Budding yeast in a UC San Francisco lab are yielding possible insight into a key step leading to the creation of human sperm. And the finding, say the UCSF researchers, could ultimately pave the way for an understanding of why human sperm sometimes doesn't fully develop, causing sterility.
In their study, published in the April issue of Molecular Cell, the UCSF researchers have identified the molecular steps that are involved in pushing a yeast spore, the equivalent of human sperm, through a critical stage of development. And they have determined that when these steps don't take place development is arrested--permanently.
Intriguingly, this finding may offer insight into the molecular glitch that causes a male infertility syndrome. Men with the infertility syndrome have immature sperm that are developmentally interrupted at the same stage of creation as was observed in defective yeast spores.
"This observation sets out a whole paradigm for exploring the human genetics of infertility in men," says Renee Reijo, a leading researcher on sperm-related infertility in men and a UCSF assistant professor of obstetrics-gynecology and reproductive sciences. "It is probably the most elegant model for examining the creation of sperm I've seen."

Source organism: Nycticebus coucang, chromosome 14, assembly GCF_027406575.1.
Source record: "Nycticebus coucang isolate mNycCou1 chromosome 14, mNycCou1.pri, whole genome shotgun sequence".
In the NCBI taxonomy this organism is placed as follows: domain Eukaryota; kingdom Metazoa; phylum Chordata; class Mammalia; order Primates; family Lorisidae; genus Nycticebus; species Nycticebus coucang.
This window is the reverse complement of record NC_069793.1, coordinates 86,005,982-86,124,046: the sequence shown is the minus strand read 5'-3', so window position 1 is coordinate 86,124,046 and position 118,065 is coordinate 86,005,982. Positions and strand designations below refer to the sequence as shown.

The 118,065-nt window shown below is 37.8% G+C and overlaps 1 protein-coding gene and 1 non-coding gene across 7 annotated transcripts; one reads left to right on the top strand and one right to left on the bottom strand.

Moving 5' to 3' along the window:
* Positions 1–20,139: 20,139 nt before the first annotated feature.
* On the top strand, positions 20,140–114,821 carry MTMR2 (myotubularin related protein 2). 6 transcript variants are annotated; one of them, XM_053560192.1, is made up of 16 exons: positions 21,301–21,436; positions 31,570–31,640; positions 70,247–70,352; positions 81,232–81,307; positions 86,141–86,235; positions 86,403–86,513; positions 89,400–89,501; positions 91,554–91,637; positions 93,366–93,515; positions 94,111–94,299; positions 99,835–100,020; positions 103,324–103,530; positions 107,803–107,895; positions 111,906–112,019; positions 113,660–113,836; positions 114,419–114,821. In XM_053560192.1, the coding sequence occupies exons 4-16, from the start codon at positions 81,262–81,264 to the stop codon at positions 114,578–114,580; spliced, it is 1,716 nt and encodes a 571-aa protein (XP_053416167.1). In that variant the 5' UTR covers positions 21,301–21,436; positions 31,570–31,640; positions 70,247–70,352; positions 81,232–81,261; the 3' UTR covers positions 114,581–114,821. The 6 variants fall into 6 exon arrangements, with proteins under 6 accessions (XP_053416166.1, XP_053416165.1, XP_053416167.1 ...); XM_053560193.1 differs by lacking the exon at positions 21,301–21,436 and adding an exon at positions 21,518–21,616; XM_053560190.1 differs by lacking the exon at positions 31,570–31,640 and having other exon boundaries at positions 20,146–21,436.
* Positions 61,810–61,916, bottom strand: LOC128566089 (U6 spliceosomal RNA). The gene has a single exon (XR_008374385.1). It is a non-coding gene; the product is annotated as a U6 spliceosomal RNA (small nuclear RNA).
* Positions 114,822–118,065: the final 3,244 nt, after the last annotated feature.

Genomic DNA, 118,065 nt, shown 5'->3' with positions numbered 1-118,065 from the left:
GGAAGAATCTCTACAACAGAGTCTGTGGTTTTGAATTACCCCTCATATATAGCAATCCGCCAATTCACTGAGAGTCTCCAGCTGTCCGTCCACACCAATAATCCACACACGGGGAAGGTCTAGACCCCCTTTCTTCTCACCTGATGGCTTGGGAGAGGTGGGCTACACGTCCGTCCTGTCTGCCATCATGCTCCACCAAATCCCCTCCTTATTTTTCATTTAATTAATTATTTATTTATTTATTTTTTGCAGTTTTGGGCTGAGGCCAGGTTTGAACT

"If nothing else," says lead author Shelley Chu, a graduate student in the laboratory of Ira Herskowitz, PhD, professor of biochemistry and biophysics, and co-director of the Program in Human Genetics at UCSF, "this study provides a framework for understanding how sperm progress through this critical stage of development. Until now, we didn't have a clue about the molecular targets responsible for this transition." Chu is in the UCSF Program of Genetics and Cell Biology.
While yeast, single-celled fungi, are best known for their role in
making beer brew and bread rise, their sp
Contact: Jennifer O'Brien
University of California - San Francisco